Sir Donald Barron was a leading businessman in York, taking the helm of Rowntrees and its subsequent forms, who contributed greatly to the foundation of the University of York through his involvement in the York Academic Trust.
Born in 1921, Donald James Barron fought with the King’s Own Scottish Borderers in the Second World War. He studied commerce after the war’s end and entered the world of business as an employee of Rowntrees‘, the York-based manufacturer of chocolate. He became chairman of Rowntree and Co. in 1966 and led the company to great success, merging with other chocolate producers to create a leading figure in the chocolate industry.
As part of the York Academic Trust, Barron worked with figures such as J.B. Morrell and Eric Le Page to establish a university in the city of York. Without the support of the city council, the Trust had to purchase the land and develop the university without the help of the city council.
Barron was knighted by Her Majesty Elizabeth II in 1972. He chaired Midland Bank from 1982 to 1987; he also led the York Millennium Bridge Trust which was responsible for the erection of the Millennium Bridge.
Barron left his company, then Rowntree Mackintosh, in 1981 and became chairman of the Joseph Rowntree foundation from 1981 to 1996. Rowntree Mackintosh was later purchased by Nestlé.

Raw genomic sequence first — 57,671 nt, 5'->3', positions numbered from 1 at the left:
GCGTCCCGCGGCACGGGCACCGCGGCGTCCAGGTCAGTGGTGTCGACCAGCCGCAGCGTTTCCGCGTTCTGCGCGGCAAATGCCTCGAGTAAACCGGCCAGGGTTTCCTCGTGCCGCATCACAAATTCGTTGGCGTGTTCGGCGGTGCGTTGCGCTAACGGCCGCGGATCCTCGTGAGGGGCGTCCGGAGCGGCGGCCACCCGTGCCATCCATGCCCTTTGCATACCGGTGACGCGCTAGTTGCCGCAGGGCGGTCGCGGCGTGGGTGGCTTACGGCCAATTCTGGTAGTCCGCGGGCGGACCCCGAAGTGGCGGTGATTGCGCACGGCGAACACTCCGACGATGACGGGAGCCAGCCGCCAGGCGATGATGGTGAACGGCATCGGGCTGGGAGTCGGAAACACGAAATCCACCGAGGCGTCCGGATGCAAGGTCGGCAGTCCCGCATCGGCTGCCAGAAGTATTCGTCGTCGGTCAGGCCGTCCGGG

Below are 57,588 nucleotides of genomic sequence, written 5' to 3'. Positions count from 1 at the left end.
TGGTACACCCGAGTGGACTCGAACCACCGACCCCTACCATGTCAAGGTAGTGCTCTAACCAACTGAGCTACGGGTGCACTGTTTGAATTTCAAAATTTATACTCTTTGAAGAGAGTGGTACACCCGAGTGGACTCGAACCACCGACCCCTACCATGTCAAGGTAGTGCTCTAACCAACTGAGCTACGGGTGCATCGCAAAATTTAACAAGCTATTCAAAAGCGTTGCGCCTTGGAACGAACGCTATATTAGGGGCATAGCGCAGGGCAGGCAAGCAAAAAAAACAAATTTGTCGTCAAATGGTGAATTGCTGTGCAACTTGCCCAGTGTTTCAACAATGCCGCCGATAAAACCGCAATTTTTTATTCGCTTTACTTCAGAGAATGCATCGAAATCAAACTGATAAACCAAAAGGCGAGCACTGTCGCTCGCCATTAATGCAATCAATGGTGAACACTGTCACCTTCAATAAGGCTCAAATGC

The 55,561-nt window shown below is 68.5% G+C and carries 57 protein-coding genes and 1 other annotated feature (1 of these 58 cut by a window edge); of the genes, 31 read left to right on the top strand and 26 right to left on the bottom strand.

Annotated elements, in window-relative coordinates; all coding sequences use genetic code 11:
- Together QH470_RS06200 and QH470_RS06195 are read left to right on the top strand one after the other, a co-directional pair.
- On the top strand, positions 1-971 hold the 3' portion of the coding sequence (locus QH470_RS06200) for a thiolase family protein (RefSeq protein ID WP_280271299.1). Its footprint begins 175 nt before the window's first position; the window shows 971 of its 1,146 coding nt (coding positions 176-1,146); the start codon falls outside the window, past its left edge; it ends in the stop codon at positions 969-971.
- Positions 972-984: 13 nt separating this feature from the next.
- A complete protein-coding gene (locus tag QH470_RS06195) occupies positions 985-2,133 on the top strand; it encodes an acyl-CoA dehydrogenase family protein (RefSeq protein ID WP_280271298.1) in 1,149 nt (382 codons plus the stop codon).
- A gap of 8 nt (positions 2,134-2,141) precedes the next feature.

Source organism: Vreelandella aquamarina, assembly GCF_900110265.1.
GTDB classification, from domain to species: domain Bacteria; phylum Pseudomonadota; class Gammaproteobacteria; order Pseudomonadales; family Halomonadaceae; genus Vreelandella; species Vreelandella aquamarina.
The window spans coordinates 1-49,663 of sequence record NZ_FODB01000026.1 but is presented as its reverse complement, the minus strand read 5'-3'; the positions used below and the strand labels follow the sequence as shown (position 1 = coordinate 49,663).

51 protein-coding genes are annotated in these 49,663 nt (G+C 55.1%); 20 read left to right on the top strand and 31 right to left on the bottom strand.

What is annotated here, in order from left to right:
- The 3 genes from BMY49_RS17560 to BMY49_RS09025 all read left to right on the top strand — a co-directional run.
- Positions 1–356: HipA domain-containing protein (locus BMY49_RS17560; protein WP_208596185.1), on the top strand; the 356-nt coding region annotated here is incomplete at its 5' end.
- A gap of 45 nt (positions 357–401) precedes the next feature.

“The vision of the University of York which emerged from the York Academic Trust, was realised in the highly successful plans developed by Lord James and his successors. For example, in the imaginative architectural plans of Stirrat Johnson-Marshall, and their effect on the social and pastoral elements of life on campus; in the emphasis on high standards of teaching as well as research, on which so much of the University’s success has been founded; in the support for local schools, the community and the commercial and industrial life of the region. Writing as one of the few survivors of that happy band of 1957 – 1962, 40 years on, I think they would be overjoyed.”